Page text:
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An Unknown Sport This work has been published in the Teen Ink monthly print magazine.


     Stepping onto the ice, it is almost as if we are onebody. Every foot and arm moved at the same time. We were almost breathing at thesame time.

Is it the Rockettes? Is it dancing? No, it's synchronized iceskating.

When I tell people I ice-skate the first question they ask is,"Can you do a triple axle?" People don't realize there is more tofigure-skating. In addition to freestyle (jumps and spins), there are pairs, icedancing (similar to pairs, but without the jumps and spins) and synchronizedskating.

After sampling the options, I fell in love with synchronizedskating. Teams usually have 20 skaters with up to four alternates. Although 20are not required, more points are given to teams with the maximum number ofskaters, since that increases the degree of difficulty. Synchronized skatersperform a series of choreographed maneuvers, lasting three to four minutes. Teamsdo a variety of formations, such as circles, blocks and pinwheels, in perfectunison.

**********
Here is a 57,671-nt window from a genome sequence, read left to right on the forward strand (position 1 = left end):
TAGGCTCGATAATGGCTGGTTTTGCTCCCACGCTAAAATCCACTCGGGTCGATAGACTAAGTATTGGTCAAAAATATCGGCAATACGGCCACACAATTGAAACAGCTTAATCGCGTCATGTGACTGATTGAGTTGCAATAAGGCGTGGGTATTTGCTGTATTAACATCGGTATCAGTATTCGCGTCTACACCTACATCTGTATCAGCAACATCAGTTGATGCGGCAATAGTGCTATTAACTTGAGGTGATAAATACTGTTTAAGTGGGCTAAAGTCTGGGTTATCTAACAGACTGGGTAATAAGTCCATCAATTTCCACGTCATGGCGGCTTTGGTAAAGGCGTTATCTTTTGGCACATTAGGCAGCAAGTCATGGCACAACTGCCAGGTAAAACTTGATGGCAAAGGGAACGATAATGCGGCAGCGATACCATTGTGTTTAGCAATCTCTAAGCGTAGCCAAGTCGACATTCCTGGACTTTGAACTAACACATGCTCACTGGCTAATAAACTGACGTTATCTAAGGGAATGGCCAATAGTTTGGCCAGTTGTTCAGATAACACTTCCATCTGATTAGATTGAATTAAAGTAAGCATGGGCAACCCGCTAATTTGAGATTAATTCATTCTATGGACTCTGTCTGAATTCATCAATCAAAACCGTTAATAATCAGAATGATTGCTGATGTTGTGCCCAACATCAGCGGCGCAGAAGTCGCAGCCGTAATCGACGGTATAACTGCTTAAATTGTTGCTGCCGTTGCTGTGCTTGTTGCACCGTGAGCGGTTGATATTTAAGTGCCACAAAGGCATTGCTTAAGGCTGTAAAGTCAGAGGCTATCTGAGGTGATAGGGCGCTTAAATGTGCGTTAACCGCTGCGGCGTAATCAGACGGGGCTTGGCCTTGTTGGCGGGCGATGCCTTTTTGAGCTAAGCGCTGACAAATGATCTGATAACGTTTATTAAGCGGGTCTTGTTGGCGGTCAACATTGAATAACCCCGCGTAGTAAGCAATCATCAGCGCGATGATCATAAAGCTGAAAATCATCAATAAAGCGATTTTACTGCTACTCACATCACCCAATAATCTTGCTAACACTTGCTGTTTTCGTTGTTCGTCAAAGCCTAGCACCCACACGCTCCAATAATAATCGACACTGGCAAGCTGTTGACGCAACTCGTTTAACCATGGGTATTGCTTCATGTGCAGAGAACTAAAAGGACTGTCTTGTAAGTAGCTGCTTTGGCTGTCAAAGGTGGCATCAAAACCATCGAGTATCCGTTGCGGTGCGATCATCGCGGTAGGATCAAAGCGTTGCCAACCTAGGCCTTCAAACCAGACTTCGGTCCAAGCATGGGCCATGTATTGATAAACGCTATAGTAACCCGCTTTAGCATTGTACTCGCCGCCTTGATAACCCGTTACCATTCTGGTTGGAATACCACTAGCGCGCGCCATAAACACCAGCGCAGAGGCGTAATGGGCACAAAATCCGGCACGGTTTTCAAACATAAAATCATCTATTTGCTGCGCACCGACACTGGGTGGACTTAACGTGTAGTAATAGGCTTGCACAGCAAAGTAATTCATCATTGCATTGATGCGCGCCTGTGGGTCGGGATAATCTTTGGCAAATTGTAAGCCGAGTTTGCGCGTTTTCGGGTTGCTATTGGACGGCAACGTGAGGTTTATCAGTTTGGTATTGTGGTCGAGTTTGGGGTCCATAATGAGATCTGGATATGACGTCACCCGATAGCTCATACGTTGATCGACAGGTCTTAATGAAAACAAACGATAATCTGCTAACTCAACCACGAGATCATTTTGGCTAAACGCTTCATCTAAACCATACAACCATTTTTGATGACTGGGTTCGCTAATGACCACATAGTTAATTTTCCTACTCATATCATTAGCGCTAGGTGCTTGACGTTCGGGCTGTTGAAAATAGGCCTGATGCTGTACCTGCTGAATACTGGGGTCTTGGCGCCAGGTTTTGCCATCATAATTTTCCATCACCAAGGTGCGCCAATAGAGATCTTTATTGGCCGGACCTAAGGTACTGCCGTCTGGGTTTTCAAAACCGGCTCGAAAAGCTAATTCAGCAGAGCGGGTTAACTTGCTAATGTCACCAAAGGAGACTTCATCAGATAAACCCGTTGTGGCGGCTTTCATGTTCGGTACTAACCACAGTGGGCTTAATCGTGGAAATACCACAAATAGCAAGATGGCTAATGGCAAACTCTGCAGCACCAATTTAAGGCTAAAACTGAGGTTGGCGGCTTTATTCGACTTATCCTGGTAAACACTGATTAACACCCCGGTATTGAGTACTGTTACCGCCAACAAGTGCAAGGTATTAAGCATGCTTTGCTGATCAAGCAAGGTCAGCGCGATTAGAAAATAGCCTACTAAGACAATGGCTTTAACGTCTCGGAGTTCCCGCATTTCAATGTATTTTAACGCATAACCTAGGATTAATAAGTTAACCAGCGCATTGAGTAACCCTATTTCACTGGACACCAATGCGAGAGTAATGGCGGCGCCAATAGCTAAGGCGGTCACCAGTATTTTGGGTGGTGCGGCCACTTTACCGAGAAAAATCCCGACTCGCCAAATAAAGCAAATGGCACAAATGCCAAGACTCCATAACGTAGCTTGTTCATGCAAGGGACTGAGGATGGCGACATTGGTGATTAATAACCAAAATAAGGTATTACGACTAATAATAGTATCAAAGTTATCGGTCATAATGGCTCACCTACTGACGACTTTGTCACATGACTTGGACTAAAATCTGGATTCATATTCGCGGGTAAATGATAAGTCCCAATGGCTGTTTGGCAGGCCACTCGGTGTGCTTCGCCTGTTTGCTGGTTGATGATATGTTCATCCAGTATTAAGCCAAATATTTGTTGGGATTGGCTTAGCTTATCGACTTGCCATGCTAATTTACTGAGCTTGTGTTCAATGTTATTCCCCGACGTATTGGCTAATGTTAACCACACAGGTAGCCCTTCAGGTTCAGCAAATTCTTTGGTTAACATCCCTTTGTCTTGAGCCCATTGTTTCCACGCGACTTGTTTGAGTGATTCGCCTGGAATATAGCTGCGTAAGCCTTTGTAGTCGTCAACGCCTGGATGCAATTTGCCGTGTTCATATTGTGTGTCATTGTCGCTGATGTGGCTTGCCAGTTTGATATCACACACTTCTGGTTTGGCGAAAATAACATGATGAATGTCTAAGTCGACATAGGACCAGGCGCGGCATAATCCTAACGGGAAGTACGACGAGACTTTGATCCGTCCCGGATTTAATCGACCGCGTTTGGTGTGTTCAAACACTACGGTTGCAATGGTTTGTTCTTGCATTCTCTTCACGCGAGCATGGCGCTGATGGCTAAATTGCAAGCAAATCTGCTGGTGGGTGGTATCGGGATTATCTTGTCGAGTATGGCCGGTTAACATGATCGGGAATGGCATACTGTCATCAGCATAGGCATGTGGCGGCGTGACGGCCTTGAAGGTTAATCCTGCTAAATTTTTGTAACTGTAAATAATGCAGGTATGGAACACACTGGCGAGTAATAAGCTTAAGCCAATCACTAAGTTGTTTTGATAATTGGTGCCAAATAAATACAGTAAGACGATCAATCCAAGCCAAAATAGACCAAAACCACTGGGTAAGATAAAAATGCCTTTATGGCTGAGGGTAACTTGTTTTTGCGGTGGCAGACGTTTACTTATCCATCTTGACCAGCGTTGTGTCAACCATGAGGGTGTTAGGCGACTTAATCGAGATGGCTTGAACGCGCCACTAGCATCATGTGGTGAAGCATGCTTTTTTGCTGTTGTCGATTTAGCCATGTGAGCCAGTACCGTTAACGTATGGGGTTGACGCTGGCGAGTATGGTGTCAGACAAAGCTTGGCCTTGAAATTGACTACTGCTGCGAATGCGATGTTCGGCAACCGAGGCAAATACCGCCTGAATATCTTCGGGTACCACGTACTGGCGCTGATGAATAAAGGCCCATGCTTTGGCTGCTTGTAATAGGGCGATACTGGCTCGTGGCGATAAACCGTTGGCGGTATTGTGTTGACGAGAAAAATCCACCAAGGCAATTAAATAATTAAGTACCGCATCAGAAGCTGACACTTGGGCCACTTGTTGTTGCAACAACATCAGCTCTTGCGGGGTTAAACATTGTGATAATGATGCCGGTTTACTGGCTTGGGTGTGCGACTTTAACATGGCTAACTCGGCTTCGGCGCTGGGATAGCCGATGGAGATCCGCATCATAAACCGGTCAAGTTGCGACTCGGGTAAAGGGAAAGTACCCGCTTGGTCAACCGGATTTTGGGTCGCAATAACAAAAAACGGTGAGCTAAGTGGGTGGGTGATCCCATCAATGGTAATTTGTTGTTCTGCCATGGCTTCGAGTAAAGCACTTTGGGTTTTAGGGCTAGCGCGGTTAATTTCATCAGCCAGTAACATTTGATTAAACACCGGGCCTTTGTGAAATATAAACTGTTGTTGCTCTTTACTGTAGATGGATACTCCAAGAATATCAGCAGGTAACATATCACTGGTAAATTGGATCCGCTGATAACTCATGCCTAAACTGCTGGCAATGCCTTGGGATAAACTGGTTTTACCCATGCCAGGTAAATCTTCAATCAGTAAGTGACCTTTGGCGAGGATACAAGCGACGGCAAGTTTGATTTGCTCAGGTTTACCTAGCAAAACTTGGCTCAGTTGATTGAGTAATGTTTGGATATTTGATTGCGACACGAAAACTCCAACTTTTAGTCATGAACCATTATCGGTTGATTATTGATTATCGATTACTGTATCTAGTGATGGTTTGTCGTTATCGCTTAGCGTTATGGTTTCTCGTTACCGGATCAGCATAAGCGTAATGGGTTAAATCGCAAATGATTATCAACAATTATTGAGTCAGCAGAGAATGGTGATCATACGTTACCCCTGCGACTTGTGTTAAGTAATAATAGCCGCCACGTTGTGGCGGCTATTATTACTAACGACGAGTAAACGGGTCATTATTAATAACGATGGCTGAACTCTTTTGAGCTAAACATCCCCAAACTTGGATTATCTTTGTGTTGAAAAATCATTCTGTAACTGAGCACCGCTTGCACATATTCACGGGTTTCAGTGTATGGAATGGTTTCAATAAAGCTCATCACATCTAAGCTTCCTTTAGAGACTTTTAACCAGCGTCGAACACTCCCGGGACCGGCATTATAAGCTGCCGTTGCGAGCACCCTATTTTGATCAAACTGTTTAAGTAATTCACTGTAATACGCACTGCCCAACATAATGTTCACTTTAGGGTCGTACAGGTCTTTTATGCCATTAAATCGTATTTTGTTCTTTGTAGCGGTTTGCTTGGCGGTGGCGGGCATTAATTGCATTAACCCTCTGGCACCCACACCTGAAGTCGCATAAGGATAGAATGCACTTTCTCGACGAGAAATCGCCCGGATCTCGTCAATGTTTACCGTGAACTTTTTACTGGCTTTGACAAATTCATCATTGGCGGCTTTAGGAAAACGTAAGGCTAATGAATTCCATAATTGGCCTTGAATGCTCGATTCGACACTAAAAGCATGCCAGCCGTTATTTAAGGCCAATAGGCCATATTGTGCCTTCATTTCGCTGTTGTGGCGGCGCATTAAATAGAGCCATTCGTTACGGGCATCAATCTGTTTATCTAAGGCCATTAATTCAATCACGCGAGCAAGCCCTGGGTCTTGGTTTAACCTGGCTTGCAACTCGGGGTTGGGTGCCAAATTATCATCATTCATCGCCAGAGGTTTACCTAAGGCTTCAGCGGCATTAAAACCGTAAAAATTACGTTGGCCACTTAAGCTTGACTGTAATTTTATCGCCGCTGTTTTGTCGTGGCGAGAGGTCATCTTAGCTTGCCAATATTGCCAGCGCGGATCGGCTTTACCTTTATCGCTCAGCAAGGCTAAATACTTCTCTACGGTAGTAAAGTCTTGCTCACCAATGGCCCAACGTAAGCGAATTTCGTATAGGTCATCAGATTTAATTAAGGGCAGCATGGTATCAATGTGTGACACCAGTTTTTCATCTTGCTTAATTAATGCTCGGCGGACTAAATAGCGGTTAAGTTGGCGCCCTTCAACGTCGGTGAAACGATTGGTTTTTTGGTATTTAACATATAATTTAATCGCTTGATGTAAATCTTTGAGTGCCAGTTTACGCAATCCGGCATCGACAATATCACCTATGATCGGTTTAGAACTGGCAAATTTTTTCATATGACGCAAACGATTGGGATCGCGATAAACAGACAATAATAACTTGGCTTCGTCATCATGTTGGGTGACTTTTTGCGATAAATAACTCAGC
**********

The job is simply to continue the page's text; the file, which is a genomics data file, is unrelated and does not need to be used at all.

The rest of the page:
One of the major scoring points is unity ... same foot, sametiming, same pace. The team is also given points for speed and originality ofprogram and costume. Footwork and edge quality are also veryimportant.

Synchronized skaters are sometimes referred to as"Rockettes on ice." Watching us is like looking into a kaleidoscope andseeing the shapes change as you turn the tube.

Theultimate goal is to win a spot in the annual National Synchronized Skatingcompetition. A team must first win a top-four spot in its home sectionalcompetition.

Although synchronized skating is not yet an Olympic event, afew teams have earned the privilege of exhibiting in the 2002 Winter Olympics.

It's a lot of hard work for a sport that most people don't even knowexists. All your effort pays off, though, when you're on the ice receiving yourmedal. For me, there's no better feeling in the world. It just proves you have tolove what you do, and I definitely love synchronized skating.




This work has been published in the Teen Ink monthly print magazine. This piece has been published in Teen Ink’s monthly print magazine.






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Pine Tar said...
Apr. 28, 2010 at 10:12 am
I can agree with this.
 
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